Adventures With Lloyd

on CanoeCanadaEast.Com

Gear and Kit


Canoe Transport

There is nothing more fundamentally important to the art of canoeing than learning to transport your boat safely. I don't care if you can solo class III and IV rapids with ease, if you don't know how to tie or strap your boat onto an automobile or trailer safely, than you should really take up model trains or something not likely to harm others. A canoe weighing in at sixty pounds traveling at sixty miles per hour coming off the top of an oncoming automobile can really ruin your day if you are a motorist, motorcyclist, or pedestrian. I have scene some bad transport systems in my time and some of them looked real pretty right out of the box, still, with proper installation and maintenance even the cheaper systems should work well for a few seasons.


Foam Gunwale Blocks

I used foam blocks for two seasons and they are not too bad for about $20 Canadian. The best thing to do is not to use the rope that comes with the kit and get some better poly braid rope. The clips that come with the kit fit on some cars and not others. If they don't fit your car buy two small ratchet straps. With the ratchet straps you can secure the hull  to the car by opening the doors and running the strap across under the roof. This type of strap usually costs about $15.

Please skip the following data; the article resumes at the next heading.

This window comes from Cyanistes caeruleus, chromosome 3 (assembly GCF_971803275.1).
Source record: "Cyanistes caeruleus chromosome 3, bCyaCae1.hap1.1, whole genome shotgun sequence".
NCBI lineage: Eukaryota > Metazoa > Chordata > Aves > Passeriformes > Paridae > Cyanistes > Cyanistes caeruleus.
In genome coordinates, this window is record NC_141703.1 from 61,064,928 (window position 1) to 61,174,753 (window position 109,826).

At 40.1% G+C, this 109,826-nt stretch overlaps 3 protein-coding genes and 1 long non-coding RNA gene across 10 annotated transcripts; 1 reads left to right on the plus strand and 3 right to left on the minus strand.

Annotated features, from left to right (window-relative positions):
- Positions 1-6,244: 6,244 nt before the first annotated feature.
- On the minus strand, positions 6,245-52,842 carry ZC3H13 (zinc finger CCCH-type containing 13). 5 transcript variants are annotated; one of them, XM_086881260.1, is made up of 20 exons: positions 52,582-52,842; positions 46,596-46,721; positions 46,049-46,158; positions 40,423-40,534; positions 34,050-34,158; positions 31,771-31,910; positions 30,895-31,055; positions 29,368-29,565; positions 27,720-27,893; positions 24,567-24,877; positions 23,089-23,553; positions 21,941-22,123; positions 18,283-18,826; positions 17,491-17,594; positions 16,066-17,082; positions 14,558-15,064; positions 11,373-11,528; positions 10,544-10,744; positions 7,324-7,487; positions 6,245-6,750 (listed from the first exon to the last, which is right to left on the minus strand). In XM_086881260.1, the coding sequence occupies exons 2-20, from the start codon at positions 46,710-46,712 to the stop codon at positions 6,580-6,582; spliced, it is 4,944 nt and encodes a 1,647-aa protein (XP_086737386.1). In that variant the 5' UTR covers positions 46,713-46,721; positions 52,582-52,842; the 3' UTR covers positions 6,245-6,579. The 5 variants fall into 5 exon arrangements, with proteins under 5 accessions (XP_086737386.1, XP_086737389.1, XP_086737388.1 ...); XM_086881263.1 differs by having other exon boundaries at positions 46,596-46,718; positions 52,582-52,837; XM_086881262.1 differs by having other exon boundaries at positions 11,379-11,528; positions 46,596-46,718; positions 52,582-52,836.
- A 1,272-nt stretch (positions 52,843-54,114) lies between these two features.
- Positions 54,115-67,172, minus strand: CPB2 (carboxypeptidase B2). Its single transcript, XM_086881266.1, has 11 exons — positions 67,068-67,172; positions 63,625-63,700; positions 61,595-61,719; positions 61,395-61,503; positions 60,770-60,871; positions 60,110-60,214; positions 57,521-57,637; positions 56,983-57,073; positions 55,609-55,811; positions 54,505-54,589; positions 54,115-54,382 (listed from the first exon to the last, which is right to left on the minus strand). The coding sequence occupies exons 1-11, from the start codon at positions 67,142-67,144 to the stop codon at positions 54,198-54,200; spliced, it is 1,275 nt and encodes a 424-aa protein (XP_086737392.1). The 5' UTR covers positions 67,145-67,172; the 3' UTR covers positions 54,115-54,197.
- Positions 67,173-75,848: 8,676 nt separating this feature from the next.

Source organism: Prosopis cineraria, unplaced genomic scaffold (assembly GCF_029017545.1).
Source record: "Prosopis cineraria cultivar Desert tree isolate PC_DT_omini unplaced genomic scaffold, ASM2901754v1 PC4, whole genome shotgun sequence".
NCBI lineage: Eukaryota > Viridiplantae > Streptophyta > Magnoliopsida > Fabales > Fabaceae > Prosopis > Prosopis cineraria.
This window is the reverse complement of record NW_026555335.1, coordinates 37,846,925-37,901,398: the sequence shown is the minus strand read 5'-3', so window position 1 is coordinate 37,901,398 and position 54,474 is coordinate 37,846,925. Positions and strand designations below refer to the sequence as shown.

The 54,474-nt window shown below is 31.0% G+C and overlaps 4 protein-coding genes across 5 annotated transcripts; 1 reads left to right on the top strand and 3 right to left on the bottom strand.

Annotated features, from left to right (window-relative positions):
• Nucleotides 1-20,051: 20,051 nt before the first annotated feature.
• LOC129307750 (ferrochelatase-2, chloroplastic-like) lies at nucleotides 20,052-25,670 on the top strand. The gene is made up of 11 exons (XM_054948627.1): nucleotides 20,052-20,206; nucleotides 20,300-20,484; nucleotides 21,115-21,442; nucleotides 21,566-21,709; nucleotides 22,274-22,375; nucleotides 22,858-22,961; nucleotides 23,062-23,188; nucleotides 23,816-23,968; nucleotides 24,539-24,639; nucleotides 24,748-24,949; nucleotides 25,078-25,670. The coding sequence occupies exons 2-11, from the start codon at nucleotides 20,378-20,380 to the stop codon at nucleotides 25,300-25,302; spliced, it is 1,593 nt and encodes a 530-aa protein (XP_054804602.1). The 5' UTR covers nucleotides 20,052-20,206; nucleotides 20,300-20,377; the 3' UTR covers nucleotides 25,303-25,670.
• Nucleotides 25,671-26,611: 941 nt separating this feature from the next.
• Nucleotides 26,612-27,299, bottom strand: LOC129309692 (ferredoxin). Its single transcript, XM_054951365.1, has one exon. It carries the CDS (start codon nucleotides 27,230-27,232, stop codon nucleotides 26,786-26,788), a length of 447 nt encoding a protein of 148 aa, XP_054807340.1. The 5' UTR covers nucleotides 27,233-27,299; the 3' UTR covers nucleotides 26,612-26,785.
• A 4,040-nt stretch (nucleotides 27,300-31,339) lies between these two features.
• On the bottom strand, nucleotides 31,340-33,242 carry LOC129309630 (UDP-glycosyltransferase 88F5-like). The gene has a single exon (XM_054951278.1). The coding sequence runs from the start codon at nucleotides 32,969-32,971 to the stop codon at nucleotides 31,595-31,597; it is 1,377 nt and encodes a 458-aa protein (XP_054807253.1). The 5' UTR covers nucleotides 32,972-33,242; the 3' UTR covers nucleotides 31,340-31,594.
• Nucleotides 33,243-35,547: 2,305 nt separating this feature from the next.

The name brand blocks no better than the cheap ones except that it may come with a logo if you are foolish enough to pay for that.  Old Town lists this type of item for $29.99 US and the S-hooks that come with it are not at all car door friendly.

The universal fit blocks can be used on cars with factory roof racks and that is about all. They are listed at several outfitters on-line for $45 US plus. The fact that this product even exists actually amazes me because the crossbars on a factory rack or a custom one can be covered with pipe insulating foam and duct tape for about 75 cents. Hollow pool noodle foam from the Dollar store or for a more permanent solution old carpet. Now the foam blocks may look a bit more pleasing to behold but inevitably one windy day at the take out spot you will be left with three blocks instead of four. The manufacturers don't tend to sell single replacements for some reason.

It is important to note that all foam blocks will eventually begin to lose there rigidity and start to compress, and on any vehicle with a curve to its roof, even when new, they may not protect against scratches. Just like tie down ropes and straps they will have to be replaced after a few seasons.


Ratchet Strap

If you refuse to learn to tie knots ratchet straps are the next best thing. They are pretty easy to figure out but anything with moving parts will eventually fail or get driven over and crushed by the car and usually at the worst time.


Roof Racks